Comprehensive auto insurance coverage typically covers theft, as well as other non-collision related damage to your vehicle. This type of coverage is often referred to as “other than collision” coverage, and it provides protection for your car in the event of theft, vandalism, fire, or weather-related damage. With comprehensive coverage, your insurance company will pay for the cost of repairing or replacing your car up to the policy limits, minus any deductible that you are responsible for paying. It’s important to note that comprehensive coverage is typically an optional add-on to your car insurance policy, so be sure to check with your insurance provider to confirm whether or not you have this coverage.
Does car insurance cover theft if I leave the engine on?
In general, if you leave the engine running and your car is stolen, your insurance policy may not cover the loss. Most insurance policies have exclusions for theft that occurs when the keys are left in the vehicle or the engine is left running. This is because leaving your car running or the keys in the ignition can be seen as negligence, which could make it difficult to file a successful claim.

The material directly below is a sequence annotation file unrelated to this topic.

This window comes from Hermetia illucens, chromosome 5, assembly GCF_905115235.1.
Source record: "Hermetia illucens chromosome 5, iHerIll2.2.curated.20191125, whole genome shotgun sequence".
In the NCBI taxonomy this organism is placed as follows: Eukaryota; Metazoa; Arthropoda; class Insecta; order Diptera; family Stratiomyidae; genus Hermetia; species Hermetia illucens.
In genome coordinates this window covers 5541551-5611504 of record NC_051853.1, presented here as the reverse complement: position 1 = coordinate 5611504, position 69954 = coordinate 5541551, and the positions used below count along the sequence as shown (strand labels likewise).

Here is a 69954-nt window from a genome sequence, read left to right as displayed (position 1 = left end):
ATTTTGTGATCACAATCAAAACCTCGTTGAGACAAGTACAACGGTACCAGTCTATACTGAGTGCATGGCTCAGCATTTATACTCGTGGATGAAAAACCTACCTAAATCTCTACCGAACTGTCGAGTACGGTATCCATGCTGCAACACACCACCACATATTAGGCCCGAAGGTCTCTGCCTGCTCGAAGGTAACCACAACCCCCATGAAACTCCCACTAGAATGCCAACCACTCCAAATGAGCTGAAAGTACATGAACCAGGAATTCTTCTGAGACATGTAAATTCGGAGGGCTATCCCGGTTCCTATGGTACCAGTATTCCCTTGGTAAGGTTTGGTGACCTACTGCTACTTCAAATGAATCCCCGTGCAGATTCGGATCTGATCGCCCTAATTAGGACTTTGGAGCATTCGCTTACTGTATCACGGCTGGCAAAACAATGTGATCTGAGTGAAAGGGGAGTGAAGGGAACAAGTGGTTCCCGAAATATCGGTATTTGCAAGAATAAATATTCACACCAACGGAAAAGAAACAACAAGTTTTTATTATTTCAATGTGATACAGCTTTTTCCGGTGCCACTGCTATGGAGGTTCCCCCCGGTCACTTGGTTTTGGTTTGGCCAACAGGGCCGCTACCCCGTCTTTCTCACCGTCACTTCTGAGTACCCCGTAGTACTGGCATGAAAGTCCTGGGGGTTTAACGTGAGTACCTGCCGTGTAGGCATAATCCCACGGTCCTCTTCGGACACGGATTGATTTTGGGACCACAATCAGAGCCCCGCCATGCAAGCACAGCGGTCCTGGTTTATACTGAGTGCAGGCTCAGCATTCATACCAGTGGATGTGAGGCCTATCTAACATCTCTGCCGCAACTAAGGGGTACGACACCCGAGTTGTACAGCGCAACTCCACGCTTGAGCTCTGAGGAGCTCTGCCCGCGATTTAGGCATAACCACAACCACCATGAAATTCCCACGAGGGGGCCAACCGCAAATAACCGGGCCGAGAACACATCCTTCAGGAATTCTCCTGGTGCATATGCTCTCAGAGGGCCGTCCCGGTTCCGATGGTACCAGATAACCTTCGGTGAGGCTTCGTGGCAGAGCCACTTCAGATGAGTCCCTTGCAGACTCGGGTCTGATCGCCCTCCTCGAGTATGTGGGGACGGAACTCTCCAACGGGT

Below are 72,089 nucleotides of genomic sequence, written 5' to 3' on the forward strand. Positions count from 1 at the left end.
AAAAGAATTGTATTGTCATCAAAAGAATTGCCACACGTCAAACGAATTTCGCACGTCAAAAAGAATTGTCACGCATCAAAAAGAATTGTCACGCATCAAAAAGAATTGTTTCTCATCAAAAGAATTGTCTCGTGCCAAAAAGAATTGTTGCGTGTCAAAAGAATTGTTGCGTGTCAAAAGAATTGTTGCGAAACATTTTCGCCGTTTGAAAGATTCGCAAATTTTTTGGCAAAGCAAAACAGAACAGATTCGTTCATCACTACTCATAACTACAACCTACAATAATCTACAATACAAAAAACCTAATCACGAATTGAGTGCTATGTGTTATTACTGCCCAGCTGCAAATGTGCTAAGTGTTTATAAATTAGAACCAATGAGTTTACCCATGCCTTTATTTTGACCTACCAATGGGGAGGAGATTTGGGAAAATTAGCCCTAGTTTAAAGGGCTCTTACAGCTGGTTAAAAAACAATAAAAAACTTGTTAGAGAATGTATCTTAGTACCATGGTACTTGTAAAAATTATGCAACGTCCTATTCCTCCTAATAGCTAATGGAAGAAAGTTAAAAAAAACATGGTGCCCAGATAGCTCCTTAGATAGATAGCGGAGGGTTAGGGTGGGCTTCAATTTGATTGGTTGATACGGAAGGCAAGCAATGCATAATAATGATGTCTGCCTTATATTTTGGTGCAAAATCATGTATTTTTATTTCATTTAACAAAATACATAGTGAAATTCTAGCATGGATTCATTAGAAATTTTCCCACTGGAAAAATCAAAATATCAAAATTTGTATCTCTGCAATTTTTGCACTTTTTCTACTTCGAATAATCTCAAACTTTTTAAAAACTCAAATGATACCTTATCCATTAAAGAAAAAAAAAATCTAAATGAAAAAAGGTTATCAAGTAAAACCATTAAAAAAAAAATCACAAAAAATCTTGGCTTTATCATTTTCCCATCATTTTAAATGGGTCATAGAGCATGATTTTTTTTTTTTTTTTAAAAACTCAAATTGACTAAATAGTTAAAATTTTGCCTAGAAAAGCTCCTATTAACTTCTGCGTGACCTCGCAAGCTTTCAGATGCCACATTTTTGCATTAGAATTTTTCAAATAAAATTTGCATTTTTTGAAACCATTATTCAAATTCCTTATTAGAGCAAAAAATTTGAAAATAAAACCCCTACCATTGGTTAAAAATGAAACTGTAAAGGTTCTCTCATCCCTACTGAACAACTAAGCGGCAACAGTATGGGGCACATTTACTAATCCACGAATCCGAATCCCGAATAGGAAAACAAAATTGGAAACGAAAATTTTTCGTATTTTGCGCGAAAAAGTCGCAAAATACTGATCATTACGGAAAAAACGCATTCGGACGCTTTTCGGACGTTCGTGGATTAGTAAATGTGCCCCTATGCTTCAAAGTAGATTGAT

It’s important to always turn off your car and remove the keys, even if you’re just running a quick errand or waiting in the car. This can help reduce the risk of theft and ensure that you are covered by your insurance policy if your car is stolen. If you have any questions about what is covered by your car insurance policy, be sure to check with your insurance provider.
What to do when your car is stolen
If your car is stolen, here are the steps you should take:
- Contact the police: As soon as you realize your car is missing, call the police and file a report. Provide as much detail as possible, including the make and model of the car, license plate number, and any unique characteristics or personal belongings that may be in the car.
- Contact your insurance company: Notify your insurance company as soon as possible to report the theft. They will ask for a copy of the police report and any other relevant information. Be sure to ask about the specific coverage and benefits provided by your policy, including any deductibles or limits.